Apple ProRAW: What's the perspective for future support in FOSS?

For the most part, the only actual role ML has in Google’s pipeline is to finetune AWB.

The rest of the pipeline, both the old HDR+ pipeline and the new NightSight pipeline (most of which which is also applied to the non-NightSight flow now) have no machine learning role.

The legacy HDR+ pipeline even has an opensource implementation - HDR+ Pipeline

The new NightSight pipeline has three notable changes:

  1. Multiframe superresolution - this one is inherently why any recent mobile pipeline provides a demosaiced image. Companies are being extra secretive about these algorithms (Google, to note, explicitly introduced errors into their published paper and somehow got ACM to accept a paper with blatant errors… The errors are discussed in GitHub - kunzmi/ImageStackAlignator: Implementation of Google's Handheld Multi-Frame Super-Resolution algorithm (from Pixel 3 and Pixel 4 camera) which is an open source implementation of the new pipeline)
  2. A particularly fancy AWB algorithm - ML does have a role in this one
  3. Enhancements to the tonemapping algorithm that alter its behavior when illumination is below a certain absolute value in lux. But overall it’s still just a variation of Mertens exposure fusion operating solely on the luminance channel.

Great update and explanation Andy…thanks

what’s the latest status right now for rawtherapee to open proraw?
i failed to launch a new build Test of RawTherapee on MacOS 10.14-15, 11, 12β Mojave-Catalina-Big Sur-Monterey (intel code) - #6 by HIRAM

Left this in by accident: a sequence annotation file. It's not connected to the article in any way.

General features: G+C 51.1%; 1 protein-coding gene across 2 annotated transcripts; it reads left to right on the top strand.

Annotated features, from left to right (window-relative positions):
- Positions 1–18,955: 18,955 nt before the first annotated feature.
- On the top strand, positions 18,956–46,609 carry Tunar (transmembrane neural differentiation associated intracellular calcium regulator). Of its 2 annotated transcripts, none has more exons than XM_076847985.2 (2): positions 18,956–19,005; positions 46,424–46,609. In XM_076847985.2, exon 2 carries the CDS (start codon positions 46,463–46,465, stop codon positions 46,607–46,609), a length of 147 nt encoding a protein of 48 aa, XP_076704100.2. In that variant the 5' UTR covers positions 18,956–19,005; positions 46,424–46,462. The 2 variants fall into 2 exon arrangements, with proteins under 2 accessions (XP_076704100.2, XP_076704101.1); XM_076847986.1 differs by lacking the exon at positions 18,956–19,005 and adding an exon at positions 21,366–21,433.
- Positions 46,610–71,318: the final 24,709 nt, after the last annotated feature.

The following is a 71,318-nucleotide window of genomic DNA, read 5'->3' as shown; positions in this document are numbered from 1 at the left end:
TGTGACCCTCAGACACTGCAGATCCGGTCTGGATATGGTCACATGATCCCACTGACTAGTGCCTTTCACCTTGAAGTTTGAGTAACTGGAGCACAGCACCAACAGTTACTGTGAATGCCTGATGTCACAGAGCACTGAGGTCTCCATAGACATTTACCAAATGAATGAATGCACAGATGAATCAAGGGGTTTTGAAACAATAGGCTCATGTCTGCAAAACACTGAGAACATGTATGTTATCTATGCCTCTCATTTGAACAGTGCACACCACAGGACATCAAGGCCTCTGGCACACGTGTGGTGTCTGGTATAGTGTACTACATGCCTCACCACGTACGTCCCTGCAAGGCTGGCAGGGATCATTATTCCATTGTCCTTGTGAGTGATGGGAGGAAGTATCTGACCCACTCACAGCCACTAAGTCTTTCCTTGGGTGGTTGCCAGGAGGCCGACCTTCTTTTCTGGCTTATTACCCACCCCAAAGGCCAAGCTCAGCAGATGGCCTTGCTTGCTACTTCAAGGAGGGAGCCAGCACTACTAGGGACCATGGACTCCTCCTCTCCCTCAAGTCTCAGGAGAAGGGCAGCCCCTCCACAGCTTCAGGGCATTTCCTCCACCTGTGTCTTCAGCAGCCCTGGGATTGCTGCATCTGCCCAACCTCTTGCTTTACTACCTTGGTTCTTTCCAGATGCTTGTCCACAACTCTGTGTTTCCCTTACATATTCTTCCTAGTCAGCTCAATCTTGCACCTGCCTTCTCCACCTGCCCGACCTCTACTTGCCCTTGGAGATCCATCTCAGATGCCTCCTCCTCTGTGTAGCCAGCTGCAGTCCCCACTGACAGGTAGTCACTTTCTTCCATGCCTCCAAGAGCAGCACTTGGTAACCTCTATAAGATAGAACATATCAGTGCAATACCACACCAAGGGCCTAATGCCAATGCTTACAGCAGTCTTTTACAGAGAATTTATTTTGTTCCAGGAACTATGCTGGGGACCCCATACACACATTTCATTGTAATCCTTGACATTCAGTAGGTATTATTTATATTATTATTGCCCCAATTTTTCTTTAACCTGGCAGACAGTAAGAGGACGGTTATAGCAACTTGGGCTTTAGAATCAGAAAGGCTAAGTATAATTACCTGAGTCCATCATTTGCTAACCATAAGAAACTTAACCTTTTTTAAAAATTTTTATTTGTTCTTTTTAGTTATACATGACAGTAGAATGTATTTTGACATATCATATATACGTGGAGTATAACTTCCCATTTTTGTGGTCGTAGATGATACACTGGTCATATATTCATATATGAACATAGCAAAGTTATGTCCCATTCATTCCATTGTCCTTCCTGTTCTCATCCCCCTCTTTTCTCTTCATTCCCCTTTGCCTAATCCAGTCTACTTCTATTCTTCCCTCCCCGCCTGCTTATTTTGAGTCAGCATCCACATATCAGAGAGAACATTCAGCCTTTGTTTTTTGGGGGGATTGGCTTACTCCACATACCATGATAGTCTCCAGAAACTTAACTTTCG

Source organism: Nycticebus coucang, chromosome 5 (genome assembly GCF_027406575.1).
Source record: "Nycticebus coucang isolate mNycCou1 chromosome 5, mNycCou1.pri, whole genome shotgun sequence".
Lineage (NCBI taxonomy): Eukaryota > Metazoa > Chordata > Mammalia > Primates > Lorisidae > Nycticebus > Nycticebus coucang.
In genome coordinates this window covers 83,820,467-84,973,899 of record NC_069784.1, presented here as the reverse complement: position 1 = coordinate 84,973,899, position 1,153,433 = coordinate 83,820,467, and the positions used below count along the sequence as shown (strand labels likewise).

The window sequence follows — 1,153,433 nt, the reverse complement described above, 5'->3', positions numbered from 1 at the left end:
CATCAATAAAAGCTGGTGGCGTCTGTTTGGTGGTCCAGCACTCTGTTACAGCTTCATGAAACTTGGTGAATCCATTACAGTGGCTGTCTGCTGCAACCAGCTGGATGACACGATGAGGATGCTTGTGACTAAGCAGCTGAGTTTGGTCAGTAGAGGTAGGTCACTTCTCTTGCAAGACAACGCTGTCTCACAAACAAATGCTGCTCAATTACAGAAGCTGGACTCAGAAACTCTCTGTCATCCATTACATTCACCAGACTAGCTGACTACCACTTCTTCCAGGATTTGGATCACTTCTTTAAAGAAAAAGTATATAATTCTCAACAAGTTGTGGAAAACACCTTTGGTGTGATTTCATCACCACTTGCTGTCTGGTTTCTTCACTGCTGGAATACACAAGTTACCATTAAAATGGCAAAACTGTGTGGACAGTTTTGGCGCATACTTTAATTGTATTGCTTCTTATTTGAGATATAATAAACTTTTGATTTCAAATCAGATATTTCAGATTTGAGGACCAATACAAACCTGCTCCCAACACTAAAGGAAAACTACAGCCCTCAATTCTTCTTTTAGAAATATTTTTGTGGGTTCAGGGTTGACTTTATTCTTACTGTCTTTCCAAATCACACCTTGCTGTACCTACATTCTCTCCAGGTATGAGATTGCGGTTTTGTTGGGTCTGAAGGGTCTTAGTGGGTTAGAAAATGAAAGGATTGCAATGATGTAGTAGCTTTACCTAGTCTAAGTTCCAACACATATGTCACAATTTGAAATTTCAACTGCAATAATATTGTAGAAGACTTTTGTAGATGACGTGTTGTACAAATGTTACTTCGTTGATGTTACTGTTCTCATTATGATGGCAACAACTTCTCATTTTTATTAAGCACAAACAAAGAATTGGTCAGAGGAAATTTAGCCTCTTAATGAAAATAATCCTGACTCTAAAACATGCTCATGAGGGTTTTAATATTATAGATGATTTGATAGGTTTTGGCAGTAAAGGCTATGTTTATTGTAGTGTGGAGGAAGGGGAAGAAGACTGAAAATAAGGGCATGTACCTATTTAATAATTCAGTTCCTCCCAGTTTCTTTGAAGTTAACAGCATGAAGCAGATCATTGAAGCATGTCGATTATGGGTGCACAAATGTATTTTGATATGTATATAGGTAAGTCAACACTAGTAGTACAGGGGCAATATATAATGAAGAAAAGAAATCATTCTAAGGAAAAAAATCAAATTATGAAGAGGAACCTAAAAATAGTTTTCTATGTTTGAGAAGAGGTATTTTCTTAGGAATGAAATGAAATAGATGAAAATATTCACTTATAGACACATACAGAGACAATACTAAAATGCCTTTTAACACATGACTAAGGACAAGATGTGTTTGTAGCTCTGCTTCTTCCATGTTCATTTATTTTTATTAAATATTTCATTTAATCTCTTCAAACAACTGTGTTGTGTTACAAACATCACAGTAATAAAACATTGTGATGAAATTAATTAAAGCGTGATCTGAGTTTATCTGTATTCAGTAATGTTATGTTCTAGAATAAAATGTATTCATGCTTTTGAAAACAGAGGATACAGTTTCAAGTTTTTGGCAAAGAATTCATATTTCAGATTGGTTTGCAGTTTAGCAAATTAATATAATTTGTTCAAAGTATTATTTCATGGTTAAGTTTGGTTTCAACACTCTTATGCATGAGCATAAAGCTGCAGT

I believe the functionality was added in May.

In I’ve made my point before that the - by now old - jpeg xr would be perfect for this.

It 16bit support is nice, it even supports faux-floating point, which basically means in this case it an encode at 16bit but set a black and white point. So your camera could write an image that could contain ‘overbrights’ so you could reduce highlights afterwards.

16bit tiff, I guess not. But imagine that the jpegs it writes are actually 16bit files and could contain the whole captured range, while still being ‘ready for displaying’ right from the file.

Yes I would use it then. Although my Sony a7m2 is just too old to have the the good in-camera noise reduction and sharpening, so I would still use raw where I would want to extract everything.

But files as big as jpegs, quick to decode even on slower hardware, ready to view, but with enough data to change exposure and white balance afterwards. Sounds awesome to my ears.

And the format is even open and standardized, and uses no different algorithms than basic jpeg (basically increased dct blocks and memory requirements).

Jpeg xl would also work quite nicely, but is new and modern with different algorithms.

Formats like webp and avif and heif can be at most 12bit I believe (correct me if wrong).


Not sure - although intelligently chosen logarithmic encoding at 12 bits will in most cases be more than sufficient to handle being visually indistinguishable from linear 16 even when abused to an extreme

At least as long as you’re recording in a wide enough gamut that there isn’t gamut clipping…

Looks like 1 part Apple doing something interesting, and 3 parts marketing. They named it after their “popular” video codec, which is not the easiest to work with in Linux, shall we say…

My bet is to work with it using open source tools might not be worth the squeeze, but your milage might vary.

Still need to find an environment that is not “just so I can to ProRes RAW video” for doing video work. The options, other than Apple ones, are not my usual workflow.

Again, I suspect the same with anything Apple does in photography. If you use their hardware and tool, it is easy to get decent results. Anything else… you end up asking yourself, “why am I tying myself into a knot for this?”

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